10. I'm not sure whether to put a paper bag over my head or tear up my ballot. As usual, bang-on.

  11. "FInsbury Park, Shoreditch, Hackney, Camberwell, South Brixton… these neighbourhoods are a lot better today"

    As one poster mentioned, a lot of these so-called improvements had more to do with soaring real estate prices all over London, and the subsequent gentrification of formerly marginal, or blighted areas than it did with Labour policies.

  12. 'Outercourse'…of course: Gender non-specific fun for all preferences.

    And what about mincing the sausage and putting it between two round buns. We could call it? Let me think…

  13. The only headline you should remember was: "Nudist Teacher's Model Girl Wife Runs Off With Chinese Hypnotist From Co-op Bacon Factory"

  14. It doesn't matter now what the eventual replacement building is at Ground Zero. The hole is the memorial: a gaping, multi-storey, multi-billion-dollar hole, profound and eloquent in its nullity.

    I thought for a second you where talking about Obamacare Mr. Styen. It sure works for him, with his fellow revolutionaries praising his cool-aide poison now thoroughly incubated in America.

    The mad now rule us from their own fonts of hallucination. Politicians don't even hide the contempt anymore for the Citizenry as they look down on them. They are soaked in appeasement with monsters, while crying having taken all the dignity from the people who pay them. They act more like sadistic tortures who have run out of victims.
    I just mention this that you know far better than I do. Because if history is any guide, when political insanity reaches this height. It usually means . Out with the Imperialist phase. Welcome to the dominant end?

    I heard a guy today saying the West has Stockholm syndrome. We love our tormentors enough to put up with what we would ban for ourselves.

    Its getting to the eleventh hour folks.

  15. We've gone through the looking glass, for sure. Brilliant, as usual, Mr. Steyn.

  16. Great article. Does Scott Feschuck know your after his job?

  17. I lived in London under Thatcher and under Blair-Brown, and I can tell you the latter were at least a hundred times better for the city.

    I happened to be in hospital under the Conservatives and it was a miserable, grimy experience of filth and poor care. I again had to spend time in hospital under Brown and it was almost a holiday. Clean wards, superb doctors, good food.

  18. I lived in London under Thatcher and under Blair-Brown. Under the latter London was at least ten times better.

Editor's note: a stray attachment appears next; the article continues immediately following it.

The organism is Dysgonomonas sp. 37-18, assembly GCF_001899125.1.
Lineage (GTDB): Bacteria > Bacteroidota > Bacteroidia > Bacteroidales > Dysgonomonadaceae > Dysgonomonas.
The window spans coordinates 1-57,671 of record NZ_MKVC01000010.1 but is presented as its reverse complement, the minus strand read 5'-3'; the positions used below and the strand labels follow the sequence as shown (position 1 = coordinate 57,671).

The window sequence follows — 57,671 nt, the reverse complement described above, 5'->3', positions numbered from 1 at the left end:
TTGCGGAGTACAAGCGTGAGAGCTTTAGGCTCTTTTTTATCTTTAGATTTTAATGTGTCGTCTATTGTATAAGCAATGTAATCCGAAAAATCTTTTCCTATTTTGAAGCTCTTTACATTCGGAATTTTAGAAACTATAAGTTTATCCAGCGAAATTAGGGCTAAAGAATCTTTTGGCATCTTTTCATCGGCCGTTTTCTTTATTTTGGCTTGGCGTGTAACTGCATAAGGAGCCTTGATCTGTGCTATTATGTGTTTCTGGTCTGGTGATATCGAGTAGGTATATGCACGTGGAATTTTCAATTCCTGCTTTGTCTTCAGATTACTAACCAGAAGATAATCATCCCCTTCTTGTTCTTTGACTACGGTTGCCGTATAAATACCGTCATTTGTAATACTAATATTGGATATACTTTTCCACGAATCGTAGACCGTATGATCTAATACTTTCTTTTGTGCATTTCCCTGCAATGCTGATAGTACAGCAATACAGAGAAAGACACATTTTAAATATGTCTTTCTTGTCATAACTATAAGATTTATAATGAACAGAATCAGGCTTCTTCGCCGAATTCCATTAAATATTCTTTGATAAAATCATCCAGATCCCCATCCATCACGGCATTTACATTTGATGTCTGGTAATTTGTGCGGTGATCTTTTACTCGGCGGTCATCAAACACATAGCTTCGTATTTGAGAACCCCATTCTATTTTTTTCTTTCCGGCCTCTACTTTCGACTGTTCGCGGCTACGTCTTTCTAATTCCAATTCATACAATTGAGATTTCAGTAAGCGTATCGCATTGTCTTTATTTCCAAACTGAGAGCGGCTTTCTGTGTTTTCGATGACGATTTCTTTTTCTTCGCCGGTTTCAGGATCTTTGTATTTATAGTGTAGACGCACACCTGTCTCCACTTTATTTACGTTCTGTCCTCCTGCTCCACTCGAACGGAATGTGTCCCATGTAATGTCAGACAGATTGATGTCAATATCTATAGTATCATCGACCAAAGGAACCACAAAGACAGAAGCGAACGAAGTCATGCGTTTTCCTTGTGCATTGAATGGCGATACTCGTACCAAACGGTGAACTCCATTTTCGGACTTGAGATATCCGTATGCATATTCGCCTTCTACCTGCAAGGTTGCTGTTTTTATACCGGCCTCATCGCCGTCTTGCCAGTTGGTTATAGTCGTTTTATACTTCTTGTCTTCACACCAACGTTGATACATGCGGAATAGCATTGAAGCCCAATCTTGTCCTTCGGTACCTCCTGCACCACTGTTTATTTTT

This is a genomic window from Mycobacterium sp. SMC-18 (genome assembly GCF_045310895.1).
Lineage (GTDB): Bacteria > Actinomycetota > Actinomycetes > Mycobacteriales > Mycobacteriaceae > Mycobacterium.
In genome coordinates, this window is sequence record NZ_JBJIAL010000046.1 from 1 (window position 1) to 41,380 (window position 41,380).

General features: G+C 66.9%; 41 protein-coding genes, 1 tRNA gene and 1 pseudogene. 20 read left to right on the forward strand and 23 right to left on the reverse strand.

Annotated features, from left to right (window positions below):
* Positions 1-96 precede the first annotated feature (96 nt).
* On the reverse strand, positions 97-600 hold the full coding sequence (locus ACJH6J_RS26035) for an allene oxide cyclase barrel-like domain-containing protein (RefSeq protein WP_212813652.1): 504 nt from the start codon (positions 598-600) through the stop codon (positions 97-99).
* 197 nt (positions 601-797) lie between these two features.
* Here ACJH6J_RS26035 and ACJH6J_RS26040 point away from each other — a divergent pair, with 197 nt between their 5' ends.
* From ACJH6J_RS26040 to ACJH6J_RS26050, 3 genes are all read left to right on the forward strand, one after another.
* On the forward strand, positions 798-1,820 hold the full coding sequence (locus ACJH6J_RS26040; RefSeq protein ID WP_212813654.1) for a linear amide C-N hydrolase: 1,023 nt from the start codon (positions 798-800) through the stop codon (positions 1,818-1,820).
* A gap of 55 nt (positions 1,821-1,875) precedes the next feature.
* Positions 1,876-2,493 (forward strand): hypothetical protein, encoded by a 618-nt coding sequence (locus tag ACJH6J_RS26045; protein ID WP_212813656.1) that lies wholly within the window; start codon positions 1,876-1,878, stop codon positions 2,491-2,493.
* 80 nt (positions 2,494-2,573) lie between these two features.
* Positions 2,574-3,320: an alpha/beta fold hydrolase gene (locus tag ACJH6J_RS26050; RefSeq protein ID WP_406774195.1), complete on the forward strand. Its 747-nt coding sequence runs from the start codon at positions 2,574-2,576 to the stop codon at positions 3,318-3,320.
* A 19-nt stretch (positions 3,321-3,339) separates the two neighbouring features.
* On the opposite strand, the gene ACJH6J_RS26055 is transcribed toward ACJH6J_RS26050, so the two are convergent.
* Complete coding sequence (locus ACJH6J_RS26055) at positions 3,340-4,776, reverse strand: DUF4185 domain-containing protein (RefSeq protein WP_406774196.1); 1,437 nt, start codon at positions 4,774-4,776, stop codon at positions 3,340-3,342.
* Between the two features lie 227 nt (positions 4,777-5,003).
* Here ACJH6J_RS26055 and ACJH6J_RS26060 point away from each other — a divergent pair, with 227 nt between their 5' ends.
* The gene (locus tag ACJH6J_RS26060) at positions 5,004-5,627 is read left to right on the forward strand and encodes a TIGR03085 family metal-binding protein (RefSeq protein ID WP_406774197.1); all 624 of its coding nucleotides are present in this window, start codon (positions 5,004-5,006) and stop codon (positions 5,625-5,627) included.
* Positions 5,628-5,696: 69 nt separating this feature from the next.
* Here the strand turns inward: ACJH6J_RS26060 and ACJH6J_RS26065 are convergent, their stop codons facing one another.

I had to go into hospital in the Thatcher years and found it a nightmare of filth and poor doctors. Under Brown I recently again had a spell in hospital, and found clean wards, superb doctors and nurses and -unbelievably – decent food. And not a penny to pay.

    So, Brown for me, please.

    • Are you sure you never paid a penny for your IHNS treatment? Or did you, like many others in the UK, leave that tab for others to pick up?


        I paid my taxes, which is more than many rich people do. During the years when I was not ill, this helped pay the treatment for many others. This kind of health insurance works well, at least in Britain.

        People like me who have actually experienced how grim life was under Thatcher, and have also witnessed the drastic improvements under the suceeding Labour governments, need to speak up. This is to make sure simplifiying political propaganda like Mark Steyn's does not make all the running.

        Brown helpless? Far from it. He has done a lot to improve the lives of ordinary folks in his career.

        By contrast what has Steyn done except earn a living as a propagandist?

    • Thatcher was fixing up an Britain run into the ground by unions and socialists (of both parties). The filth and poor doctors were, like the ruined economy, inherited by Thatcher, who brought England back from the brink. Since then both Laour and the Conservatives have resumed their respective roles of running the country into the ground.

  19. How can London be 'better' when we have become one of the most spied-upon people in the world? Even Oyster cards track every journey. As for hospitals, there was no MRSA before labour came in – various members of my family had very good experiences in hospitals in the 80s and 90s.

  20. In quoting Mark Steyn"…Therefore, his inability to do the job is why he must remain in it in perpetuity. Gotcha. I think 'rightofleft 2010' made a good interpretation of that situation. Only change I would have made was right after "Gotcha", I would have said "They have this bloke and we have our Senate." Oh, well, Senate reform appears to be as abstract a debate as it is a generic election promise. Gofigure.

  21. Love the choice of photograph to go with the headline. Looks very frustrated! So tongue in cheek.

  22. I wish I had a bright shiny quarter for every time Ive given someone a harsh dressing down and regreted it after, give the guy a break.

  23. Great article Mark. You did it again.